Finding the right professional to guide your financial future can be tricky. Here are some ways to make it easier.
1. Don't search solely for an adviser who only works with physicians. You want someone familiar with clients like you, but you're more than just a physician. Say your spouse is a corporate executive with stock options or a defined benefit pension, or you want to blend your emotional values with your financial plan — there's an adviser for that. One example: Check out www.lifeplanningforyou.com.
2. Ask to see a potential adviser's letter of engagement well before you intend to sign on the dotted line. Compare it with the other finalists. Does it acknowledge a fiduciary duty to put your interests ahead of the firm's?
3. If you're interviewing a financial adviser who is paid a percentage of portfolio assets annually, ask for a typical weighted expense ratio of the underlying mutual funds or exchange-traded funds used in portfolios. Then once you are a client and have designed a portfolio, ask again for your all-in fees and expenses in addition to the advice fees.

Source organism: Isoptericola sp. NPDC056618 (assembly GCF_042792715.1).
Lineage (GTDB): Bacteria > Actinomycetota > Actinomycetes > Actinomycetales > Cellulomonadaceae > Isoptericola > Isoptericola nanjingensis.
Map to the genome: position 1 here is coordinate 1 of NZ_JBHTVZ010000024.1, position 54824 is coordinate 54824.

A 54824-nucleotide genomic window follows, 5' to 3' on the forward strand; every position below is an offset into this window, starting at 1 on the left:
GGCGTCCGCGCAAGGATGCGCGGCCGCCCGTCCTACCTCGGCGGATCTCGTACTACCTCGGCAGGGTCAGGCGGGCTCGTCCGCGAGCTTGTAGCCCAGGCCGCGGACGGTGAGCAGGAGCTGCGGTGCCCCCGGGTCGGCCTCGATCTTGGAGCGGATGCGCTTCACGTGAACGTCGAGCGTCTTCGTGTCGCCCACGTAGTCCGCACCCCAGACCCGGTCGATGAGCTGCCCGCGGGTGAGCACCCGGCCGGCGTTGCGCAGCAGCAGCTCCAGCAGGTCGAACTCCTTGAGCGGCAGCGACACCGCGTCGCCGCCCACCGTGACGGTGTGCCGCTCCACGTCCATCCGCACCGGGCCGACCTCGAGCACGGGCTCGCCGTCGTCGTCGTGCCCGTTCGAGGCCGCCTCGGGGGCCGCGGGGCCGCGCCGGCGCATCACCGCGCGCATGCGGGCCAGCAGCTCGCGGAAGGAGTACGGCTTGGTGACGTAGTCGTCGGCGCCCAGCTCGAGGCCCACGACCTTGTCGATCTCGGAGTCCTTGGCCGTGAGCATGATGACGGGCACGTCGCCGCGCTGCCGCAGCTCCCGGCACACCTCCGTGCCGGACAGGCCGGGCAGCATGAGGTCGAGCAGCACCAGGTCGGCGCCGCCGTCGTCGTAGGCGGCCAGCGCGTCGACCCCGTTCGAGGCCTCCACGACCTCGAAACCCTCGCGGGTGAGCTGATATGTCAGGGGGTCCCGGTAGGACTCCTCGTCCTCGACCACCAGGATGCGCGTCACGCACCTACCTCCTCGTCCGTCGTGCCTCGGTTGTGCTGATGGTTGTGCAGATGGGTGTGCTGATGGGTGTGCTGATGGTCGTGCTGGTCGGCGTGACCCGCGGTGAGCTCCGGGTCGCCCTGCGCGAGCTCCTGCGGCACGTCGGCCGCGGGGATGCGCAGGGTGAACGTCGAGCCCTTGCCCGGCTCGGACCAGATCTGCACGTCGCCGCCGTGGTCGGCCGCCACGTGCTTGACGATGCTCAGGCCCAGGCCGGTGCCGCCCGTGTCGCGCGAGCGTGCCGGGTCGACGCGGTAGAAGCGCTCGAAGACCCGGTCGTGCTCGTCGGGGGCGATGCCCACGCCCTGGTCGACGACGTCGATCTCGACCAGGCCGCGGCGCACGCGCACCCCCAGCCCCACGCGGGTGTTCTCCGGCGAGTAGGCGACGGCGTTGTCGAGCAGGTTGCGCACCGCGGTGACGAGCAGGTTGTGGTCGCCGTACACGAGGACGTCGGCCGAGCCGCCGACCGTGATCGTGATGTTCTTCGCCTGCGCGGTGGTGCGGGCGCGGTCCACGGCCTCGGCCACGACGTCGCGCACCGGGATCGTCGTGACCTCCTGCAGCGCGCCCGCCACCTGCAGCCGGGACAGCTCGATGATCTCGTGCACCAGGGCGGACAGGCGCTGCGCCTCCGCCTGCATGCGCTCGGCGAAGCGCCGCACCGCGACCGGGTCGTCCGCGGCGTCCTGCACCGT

4. If you're within 10 years of retirement and envision working with this person ideally for the rest of your life, ask about his or her retirement income plans. Does he have one? Is it a ballpark rule of thumb, a robust decision-rules method or a computer algorithm-based strategy? The retirement of the baby boom generation has spurred a flurry of research on dynamic withdrawal strategies aimed to more surely survive even a very long lifespan. Make sure your adviser has a strategy for this.